|Topic Review (Newest First)|
|2019-01-30 01:53 PM|
I have not owned a working computer or laptop in about 3-4 years, I have one that I use for work but I do not "own" it and only use it for "work" purposes not for personal use as its pretty locked down. As for word processing, my family owns like 3 tablets now, all of them contain Microsoft Word, Excel and Powerpoint, theyre free from the app store. when ever I have an important document I need to open and print and I do not have a computer I have always been able to open it on my $100 tablet, make whatever changes I need, save it, and print it to my printer via Google Cloud Printing, it prints beautifully onto my printer, and best of all, no computer was used in the process, unless you consider a tablet a computer, some of them are ya but mine is just a simple android tablet. works great.
Yes printers are becoming obsolete, but they are still needed for A) Printing Bank related documents, B) for School registration applications C) for Passport or Visa or Travel documents D) income tax documents, E) other misc documents that must be mailed
|2017-10-14 08:55 AM|
^ I could imagine, if it would be possible to make or manufacture, what i just described would cost $2999 apon release, maby $499 after 5 years??? Maby 10 to 30 years from now they'll be able to manufacture it at a low price of $99 apon release and millions will buy it.
I love this as your signature, "I haven't lost my mind. It's around here...somewhere...", applies to this thread??? (I want to click in a laughing smiley thing here but it doesnt happen using a ps3 with old browser.....oh i know, need a lap top. I guess im one of those types that don't care for upgrading or constant upgrading, except for a typewriter.(please insert laughing smiley here since i can't)-(i bet ya can with your lap tops. OH you can't, finally 1 thing your lap tops cannot doo, unless i buy my own- "haha".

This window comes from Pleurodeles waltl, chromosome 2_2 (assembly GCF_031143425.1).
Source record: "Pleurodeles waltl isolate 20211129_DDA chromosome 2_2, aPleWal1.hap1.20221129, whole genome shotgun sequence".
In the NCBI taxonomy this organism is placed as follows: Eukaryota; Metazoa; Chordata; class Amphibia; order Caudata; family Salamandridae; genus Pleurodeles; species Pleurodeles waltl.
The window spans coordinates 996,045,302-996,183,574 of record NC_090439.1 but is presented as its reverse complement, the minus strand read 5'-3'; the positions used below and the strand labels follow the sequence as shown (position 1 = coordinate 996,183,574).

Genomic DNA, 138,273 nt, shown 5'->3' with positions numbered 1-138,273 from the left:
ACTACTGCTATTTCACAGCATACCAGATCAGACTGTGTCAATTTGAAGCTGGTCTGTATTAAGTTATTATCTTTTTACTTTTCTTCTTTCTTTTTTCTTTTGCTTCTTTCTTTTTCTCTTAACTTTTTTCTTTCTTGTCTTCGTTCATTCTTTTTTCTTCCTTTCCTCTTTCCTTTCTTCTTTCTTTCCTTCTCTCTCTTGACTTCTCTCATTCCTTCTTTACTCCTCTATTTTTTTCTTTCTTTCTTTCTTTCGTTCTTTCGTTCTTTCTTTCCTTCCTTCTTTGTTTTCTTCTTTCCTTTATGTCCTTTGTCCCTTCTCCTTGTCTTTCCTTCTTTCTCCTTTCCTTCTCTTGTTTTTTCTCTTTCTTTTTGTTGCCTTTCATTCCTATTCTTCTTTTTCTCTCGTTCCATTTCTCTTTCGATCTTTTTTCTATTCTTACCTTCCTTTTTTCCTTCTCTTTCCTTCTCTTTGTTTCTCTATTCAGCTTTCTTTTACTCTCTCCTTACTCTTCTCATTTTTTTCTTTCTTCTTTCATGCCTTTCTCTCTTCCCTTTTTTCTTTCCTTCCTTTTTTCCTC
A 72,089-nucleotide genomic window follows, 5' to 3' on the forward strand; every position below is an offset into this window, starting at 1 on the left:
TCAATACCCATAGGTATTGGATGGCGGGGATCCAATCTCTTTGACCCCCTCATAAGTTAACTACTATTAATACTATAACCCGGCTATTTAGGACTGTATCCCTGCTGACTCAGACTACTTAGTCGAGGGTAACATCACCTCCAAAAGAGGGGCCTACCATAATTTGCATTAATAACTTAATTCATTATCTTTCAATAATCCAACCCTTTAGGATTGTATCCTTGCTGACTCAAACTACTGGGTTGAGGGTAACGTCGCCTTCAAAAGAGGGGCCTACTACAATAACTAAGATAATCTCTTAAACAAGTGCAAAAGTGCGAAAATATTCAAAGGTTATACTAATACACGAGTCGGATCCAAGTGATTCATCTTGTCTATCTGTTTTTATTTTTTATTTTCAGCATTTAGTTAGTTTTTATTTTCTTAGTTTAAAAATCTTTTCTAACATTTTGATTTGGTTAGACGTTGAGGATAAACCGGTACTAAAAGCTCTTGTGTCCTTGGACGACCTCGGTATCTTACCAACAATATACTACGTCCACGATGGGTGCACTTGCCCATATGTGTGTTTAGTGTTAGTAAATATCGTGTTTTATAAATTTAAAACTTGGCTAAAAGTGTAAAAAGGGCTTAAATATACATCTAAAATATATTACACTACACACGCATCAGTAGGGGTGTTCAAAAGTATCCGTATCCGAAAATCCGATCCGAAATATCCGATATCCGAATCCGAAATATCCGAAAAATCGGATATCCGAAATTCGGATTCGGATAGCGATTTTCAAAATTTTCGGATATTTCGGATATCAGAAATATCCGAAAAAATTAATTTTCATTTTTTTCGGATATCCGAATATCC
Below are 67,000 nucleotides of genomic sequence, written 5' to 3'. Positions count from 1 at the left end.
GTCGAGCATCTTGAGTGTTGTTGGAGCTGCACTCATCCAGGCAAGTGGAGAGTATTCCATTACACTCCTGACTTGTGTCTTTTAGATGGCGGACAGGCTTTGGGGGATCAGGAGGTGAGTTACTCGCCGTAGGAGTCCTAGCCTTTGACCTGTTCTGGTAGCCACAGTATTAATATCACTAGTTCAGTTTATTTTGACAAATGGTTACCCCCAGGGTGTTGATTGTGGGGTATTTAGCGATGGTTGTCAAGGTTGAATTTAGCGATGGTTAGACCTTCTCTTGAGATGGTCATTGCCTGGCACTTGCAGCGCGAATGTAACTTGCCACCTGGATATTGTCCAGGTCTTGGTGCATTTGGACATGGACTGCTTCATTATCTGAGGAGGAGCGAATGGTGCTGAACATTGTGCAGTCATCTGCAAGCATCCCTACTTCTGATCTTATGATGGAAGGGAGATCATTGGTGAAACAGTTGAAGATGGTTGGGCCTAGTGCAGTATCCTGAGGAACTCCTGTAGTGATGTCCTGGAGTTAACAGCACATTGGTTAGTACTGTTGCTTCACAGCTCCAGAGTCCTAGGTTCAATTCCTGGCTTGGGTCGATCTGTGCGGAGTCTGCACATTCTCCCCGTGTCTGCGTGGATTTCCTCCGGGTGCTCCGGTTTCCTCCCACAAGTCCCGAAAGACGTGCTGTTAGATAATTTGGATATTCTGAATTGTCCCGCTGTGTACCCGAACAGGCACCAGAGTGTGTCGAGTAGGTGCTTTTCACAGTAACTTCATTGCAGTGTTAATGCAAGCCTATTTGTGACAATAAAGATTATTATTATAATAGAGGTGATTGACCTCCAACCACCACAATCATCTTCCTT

|2017-10-14 07:00 AM|
Perhaps it's because once you have an advanced electronic typewriter, you've got a computer that can do so much more than just be a typewriter. Computers are cheap. You want a word processor, then get a computer, add appropriate software and a printer. Those devices you want aren't being made because there's no market for something that will be less capable and will cost much more.
|2017-10-14 12:13 AM|
|nicdim||^I dont think that would do it. I think what im looking for is an electronic typewriter word processor that has the same type of LARGE screen as a laptop that DIGITALLY types each letter on paper wthout mechanical moving parts as in older electronic typewriters,(maby even a digital type-hammer[animated hammer on a narrow retangular transparent screen thats the width of the hammer and length all the way across and thats not a real mechanical hammer of course] that moves(digitally animated) across the paper(page) as you type each letter) and of course you also have the option to type and edit before its typed on paper. Its a wonder why they dont want to make any improvements to the most advanced 1990's electronic word processor typewriter? Its like they abandoned it because of the computer. Electronic typewriters were big back then, they can be big again with newer technology. (I think i invented or have ideas of a number of new ways this could be accomplished on this thread if done right).|
|2017-10-08 11:38 AM|